APR Local News
Basalt Prepares To Plant Urban, Edible Food Forest
Even though snow is ankle deep and winter’s far from over, gardeners in Basalt are gearing up for spring. This year, it’ll be hard to miss a new project just off Highway 82. A Town park will be transformed into a food forest or, an edible, urban garden. Aspen Public Radio’s Marci Krivonen explains.
"We are ready to go!"
Lisa DiNardo is the Town of Basalt’s Horticulturist. She’s in charge of beautifying Basalt’s public spaces and this year, there’s a new challenge: a food forest bordering the round-about at the entrance to Old Town.
"As you’re coming around the round-about, directly northeast is a park. It’s Ponderosa Park and it’s a perfect location," she says smiling.
Right now, the park has a few dirt paths criss-crossing it but, later this year it’ll become a thick garden with foods like kale, tomatoes, pears and apples. This isn’t your average garden. It’ll be managed by the Town and it’s primarily meant to educate people. Stephanie Syson is the Town’s sustainable agriculture consultant.
"It’s an educational garden that’s available to demonstrate wise practices for our region and varieties of food that grow well here - how to manage them, how to keep them going in a healthy way," she says.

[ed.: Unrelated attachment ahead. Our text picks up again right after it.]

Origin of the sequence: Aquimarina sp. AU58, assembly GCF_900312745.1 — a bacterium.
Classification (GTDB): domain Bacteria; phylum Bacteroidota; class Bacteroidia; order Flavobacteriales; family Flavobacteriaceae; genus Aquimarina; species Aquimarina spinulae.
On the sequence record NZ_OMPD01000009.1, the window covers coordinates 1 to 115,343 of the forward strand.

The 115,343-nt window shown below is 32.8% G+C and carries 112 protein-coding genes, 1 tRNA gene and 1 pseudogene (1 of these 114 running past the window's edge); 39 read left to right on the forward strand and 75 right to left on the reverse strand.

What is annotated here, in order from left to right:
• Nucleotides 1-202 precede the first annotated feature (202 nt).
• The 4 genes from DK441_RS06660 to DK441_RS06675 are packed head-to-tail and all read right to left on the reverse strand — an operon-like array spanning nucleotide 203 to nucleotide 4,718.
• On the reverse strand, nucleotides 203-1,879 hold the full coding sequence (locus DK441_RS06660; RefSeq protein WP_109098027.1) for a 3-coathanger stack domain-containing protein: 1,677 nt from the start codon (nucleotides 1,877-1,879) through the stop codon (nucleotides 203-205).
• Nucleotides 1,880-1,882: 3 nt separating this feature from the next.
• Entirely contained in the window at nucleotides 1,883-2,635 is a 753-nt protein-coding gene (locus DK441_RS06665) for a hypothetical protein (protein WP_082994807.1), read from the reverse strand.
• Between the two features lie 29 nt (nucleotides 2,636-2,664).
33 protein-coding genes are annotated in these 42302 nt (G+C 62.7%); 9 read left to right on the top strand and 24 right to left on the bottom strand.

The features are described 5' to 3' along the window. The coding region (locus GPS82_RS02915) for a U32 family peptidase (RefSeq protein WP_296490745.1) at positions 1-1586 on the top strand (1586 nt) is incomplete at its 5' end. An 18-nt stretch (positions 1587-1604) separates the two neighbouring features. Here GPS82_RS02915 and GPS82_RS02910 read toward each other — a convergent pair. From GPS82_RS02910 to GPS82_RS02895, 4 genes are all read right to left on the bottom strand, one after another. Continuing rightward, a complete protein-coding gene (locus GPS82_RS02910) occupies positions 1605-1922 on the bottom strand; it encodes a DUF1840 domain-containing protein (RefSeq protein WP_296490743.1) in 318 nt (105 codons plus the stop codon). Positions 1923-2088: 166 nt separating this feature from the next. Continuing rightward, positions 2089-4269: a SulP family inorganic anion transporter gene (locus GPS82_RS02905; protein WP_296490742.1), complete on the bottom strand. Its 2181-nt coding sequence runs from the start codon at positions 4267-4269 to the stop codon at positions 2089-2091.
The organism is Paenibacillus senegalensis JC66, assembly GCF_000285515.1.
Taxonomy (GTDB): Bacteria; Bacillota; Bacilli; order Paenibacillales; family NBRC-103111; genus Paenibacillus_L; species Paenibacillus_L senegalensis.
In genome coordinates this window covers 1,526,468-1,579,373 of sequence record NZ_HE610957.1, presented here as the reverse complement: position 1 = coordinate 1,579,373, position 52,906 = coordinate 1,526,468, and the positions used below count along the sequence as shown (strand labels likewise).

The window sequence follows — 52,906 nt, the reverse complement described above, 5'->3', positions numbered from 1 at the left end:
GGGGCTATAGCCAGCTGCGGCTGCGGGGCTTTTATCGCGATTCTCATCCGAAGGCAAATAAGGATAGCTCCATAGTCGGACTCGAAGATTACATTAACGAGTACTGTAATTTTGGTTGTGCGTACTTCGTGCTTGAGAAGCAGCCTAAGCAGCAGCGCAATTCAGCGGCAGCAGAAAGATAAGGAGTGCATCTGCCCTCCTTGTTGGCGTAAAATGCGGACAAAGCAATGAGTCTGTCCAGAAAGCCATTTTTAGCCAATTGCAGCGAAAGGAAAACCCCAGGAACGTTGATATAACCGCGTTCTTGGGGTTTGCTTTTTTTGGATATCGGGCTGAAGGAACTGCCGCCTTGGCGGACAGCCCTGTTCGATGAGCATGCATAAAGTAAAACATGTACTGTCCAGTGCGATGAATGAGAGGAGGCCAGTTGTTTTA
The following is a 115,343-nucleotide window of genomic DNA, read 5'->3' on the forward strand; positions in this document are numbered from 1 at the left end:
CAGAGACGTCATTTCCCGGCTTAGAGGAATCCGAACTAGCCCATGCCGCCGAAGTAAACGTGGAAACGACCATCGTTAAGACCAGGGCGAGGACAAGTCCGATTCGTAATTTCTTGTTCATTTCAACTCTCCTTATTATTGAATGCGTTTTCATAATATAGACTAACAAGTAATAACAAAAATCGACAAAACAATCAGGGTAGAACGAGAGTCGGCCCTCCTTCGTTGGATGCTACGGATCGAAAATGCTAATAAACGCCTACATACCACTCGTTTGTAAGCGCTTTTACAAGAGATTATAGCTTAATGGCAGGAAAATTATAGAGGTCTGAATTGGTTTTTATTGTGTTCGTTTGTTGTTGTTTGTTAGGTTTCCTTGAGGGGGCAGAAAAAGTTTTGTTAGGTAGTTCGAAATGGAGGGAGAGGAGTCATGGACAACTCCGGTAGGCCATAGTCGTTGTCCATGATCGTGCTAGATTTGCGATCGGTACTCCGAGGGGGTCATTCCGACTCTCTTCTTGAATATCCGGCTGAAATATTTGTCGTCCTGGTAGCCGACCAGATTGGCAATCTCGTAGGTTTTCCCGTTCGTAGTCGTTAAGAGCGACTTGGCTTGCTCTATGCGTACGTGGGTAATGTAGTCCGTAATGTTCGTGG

Guided tours and workshops will be held there and signs will point out different plants and best growing practices, like how to keep out weeds and make the most of your irrigation water. Syson says it’s meant to build community and...
"...to be able to facilitate an educational site for the area’s schools, so that each school doesn’t have to worry about the cost and upkeep of their own garden but the teachers can use this space as a living laboratory."
Unlike a modern orchard where just one kind of plant is grown in a row, this space will be different. It’ll borrow old gardening practices and be packed full of different crops. The diversity, says Syson, makes the food system healthier so, the crops will be better prepared to handle a cold winter.
"We’re trying to look at nature and see how nature does things so well, and then try to mimic that in a way that provides for more of our desires and our needs, so more food crops and more medicine crops."
Seeds from the garden will also be collected and taken to the library, where people can check them out and use them at home. Town Horticulturist Lisa DiNardo says the idea is to get local residents to take the practices learned at the garden to their backyards.
"I think that’s a huge part of it, is the teachable moment: this is the variety, this is how you grow it. And so, it’s the actual growing yourself and harvesting and having this as a resource - coming to this garden," she says.
The women are ordering plants now and leaves and wood chips collected in the fall are waiting to be used at the garden. They plan to start planting as soon as the snow melts.